Big data – will it solve your marketing problems?

Big data – will it solve your marketing problems?

As ever, Tom Fishburne has a point.  Increasingly, organisations are turning to their data to improve decision-making and improve commercial results - but buying big data infrastructure won't solve your marketing problems.  In many ways, installing the big data infrastructure is the easy bit.  The real challenge, as Idiro has found time and time again, is turning all that data into money.  For this you need people with the BI and analytics skills to mine all that newly-available data for dashboards, insights and predictions.  And of course the organisation needs to be ready to change - to try new ways of using data to drive commercial activity - and it needs to be prepared to fail.  Samuel Beckett said:

'Ever tried. Ever failed. No matter. Try Again. Fail again. Fail better.'

With the right analytics partner, the journey to excellence in data-driven marketing should be a lot easier than Beckett paints it - but nevertheless, it takes skill and a ruthless focus on the results.  However, the results from using your organisation's data to drive its business are nearly always well worth the effort.

Major International Telco chooses Red Sqirl

Major International Telco chooses Red Sqirl

Major International Telco chooses Red Sqirl

 

One of the first commercial users of the Red Sqirl analytics platform for Big Data is a multinational telco, which has deployed Red Sqirl in two countries and is using it to deliver analytics on its Hadoop platform. This customer has asked to remain anonymous.  

Red Sqirl is a flexible drag-and-drop Big Data analytics platform with a unique open architecture. Red Sqirl makes it easy for analysts and data scientists to analyse the data on your Hadoop platform.  

The problem

 

This multinational telco operates on four continents worldwide. Unfortunately, for historical reasons these operating companies use a wide variety of different database systems and analytical platforms.  

As data becomes an increasingly important asset for organisations, many companies are taking steps to maximise the value of their data. In addition, most large companies now have access to many new types of data - for example, social media posts.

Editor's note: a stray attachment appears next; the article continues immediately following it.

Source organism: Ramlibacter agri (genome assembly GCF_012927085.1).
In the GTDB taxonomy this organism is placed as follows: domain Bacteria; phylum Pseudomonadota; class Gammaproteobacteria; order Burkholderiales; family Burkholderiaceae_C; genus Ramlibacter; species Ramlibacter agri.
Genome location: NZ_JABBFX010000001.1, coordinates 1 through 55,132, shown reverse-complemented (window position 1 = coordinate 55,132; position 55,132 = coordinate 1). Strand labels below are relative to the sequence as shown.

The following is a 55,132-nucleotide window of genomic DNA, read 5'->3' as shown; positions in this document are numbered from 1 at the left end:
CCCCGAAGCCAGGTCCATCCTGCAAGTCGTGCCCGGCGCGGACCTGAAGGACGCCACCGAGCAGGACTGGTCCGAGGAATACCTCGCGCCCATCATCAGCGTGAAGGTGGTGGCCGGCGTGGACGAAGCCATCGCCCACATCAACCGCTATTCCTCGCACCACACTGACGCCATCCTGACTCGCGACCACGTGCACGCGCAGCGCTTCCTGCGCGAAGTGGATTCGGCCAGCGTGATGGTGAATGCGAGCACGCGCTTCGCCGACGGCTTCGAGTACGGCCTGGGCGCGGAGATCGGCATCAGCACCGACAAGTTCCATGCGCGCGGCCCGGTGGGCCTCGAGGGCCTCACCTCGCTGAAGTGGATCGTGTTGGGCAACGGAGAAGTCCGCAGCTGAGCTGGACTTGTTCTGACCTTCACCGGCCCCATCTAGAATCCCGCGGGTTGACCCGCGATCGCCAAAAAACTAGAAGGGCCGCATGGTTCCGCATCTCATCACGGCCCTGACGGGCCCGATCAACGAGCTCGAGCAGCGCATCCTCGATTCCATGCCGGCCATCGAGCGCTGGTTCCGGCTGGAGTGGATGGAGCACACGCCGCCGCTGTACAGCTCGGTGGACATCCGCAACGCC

To exploit synergies across the worldwide organisation, this multinational telco decided to standardise database platforms across the group. In order to best meet the challenges of storing and using ‘big data’, the company chose Hadoop as its standard database platform.  Hadoop is currently being rolled out across the company’s operations.  

The company now faces the challenge of migrating existing code onto Hadoop, and allowing asset re-use and swapping across business units who have multiple historic platforms and assets.  Moreover, the Hadoop ecosystem does not contain a ready-made data analytics module.  The market leading traditional data analytics software platforms are not designed for the Hadoop ecosystem and tend to be inefficient when analysing Hadoop data. The telco searched for a native Hadoop analytics platform with an easy-to-use graphical interface.  In addition, because of the wide variety of requirements, the platform had to be highly flexible and cost-effective for a worldwide rollout.

Solution chosen: Red Sqirl

 

Following a thorough technical / usability evaluation of a number of analytics platforms, the company agreed a contract to trial Red Sqirl - initially in the company’s head office and in one operating company.  

Red Sqirl exceeds the telco’s requirements as set out above. Of particular interest to this company is Red Sqirl's unique capability for sharing, via the Red Sqirl Analytics Store.  Moreover, the Red Sqirl development has deep experience of telco analytics.  Red Sqirl is already proven in predicting telco churn, as shown in the workflow below.

A Red Sqirl screenshot showing a telco churn modelling workflow
Telco churn modelling in Red Sqirl - a workflow


This telecoms operator now has the confidence that their analytics solutions are scalable, deployable and easy to use.

Implementation